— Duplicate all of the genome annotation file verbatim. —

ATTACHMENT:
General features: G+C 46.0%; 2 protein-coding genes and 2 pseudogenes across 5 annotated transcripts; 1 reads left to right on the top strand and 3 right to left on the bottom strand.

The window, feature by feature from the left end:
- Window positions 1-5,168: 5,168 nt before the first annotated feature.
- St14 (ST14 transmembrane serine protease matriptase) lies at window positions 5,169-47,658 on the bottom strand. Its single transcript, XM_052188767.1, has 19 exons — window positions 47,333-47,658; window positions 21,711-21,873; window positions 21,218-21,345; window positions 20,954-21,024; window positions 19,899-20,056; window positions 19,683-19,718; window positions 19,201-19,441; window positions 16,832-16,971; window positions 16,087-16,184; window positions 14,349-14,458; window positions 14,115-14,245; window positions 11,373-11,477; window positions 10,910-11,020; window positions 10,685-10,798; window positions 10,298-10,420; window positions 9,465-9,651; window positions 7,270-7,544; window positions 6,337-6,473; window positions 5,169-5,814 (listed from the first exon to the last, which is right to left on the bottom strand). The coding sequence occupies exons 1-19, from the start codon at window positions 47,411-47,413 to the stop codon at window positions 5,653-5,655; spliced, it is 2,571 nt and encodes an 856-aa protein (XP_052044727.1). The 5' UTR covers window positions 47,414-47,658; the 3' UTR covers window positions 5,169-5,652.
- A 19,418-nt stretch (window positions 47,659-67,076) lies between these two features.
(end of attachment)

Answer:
General features: G+C 46.0%; 2 protein-coding genes and 2 pseudogenes across 5 annotated transcripts; 1 reads left to right on the top strand and 3 right to left on the bottom strand.

The window, feature by feature from the left end:
- Window positions 1-5,168: 5,168 nt before the first annotated feature.
- St14 (ST14 transmembrane serine protease matriptase) lies at window positions 5,169-47,658 on the bottom strand. Its single transcript, XM_052188767.1, has 19 exons — window positions 47,333-47,658; window positions 21,711-21,873; window positions 21,218-21,345; window positions 20,954-21,024; window positions 19,899-20,056; window positions 19,683-19,718; window positions 19,201-19,441; window positions 16,832-16,971; window positions 16,087-16,184; window positions 14,349-14,458; window positions 14,115-14,245; window positions 11,373-11,477; window positions 10,910-11,020; window positions 10,685-10,798; window positions 10,298-10,420; window positions 9,465-9,651; window positions 7,270-7,544; window positions 6,337-6,473; window positions 5,169-5,814 (listed from the first exon to the last, which is right to left on the bottom strand). The coding sequence occupies exons 1-19, from the start codon at window positions 47,411-47,413 to the stop codon at window positions 5,653-5,655; spliced, it is 2,571 nt and encodes an 856-aa protein (XP_052044727.1). The 5' UTR covers window positions 47,414-47,658; the 3' UTR covers window positions 5,169-5,652.
- A 19,418-nt stretch (window positions 47,659-67,076) lies between these two features.